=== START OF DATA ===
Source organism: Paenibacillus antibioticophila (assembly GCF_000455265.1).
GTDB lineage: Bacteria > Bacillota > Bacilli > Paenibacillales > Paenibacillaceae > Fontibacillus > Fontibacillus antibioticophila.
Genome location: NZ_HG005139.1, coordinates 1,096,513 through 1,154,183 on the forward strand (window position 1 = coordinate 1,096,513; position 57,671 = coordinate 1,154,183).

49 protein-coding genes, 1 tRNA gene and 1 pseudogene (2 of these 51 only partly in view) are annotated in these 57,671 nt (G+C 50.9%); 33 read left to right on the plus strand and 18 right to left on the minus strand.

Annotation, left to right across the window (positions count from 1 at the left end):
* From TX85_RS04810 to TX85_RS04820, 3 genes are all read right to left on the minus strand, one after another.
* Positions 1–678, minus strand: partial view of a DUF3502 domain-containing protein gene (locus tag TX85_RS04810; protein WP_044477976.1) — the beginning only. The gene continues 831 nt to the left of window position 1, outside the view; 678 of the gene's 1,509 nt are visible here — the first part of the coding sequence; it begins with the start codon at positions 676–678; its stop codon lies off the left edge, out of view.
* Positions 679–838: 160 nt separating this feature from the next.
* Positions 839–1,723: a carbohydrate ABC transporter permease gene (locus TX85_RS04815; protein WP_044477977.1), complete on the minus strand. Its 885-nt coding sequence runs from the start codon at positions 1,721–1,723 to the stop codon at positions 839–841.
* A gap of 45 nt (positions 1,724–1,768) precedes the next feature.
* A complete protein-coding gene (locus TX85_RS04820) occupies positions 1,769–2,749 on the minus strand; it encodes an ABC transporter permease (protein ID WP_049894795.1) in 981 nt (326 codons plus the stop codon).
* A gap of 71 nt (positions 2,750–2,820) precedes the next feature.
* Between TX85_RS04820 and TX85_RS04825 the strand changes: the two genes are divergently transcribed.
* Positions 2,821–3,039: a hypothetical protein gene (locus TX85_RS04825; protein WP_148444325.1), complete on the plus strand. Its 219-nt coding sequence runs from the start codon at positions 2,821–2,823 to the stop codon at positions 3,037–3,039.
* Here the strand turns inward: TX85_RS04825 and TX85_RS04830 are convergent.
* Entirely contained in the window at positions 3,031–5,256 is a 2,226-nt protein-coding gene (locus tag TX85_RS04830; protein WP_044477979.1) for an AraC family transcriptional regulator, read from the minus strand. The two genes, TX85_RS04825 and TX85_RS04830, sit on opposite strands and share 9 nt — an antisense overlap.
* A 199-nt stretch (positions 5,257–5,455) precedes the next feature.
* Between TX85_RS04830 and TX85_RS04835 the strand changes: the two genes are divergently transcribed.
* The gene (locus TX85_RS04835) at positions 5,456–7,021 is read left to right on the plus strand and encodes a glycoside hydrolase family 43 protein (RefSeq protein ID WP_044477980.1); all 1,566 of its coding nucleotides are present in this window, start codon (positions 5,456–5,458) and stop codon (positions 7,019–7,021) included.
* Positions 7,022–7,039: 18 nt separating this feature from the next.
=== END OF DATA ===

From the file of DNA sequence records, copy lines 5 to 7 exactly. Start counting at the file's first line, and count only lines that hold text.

Annotation, left to right across the window (positions count from 1 at the left end):
* From TX85_RS04810 to TX85_RS04820, 3 genes are all read right to left on the minus strand, one after another.
* Positions 1–678, minus strand: partial view of a DUF3502 domain-containing protein gene (locus tag TX85_RS04810; protein WP_044477976.1) — the beginning only. The gene continues 831 nt to the left of window position 1, outside the view; 678 of the gene's 1,509 nt are visible here — the first part of the coding sequence; it begins with the start codon at positions 676–678; its stop codon lies off the left edge, out of view.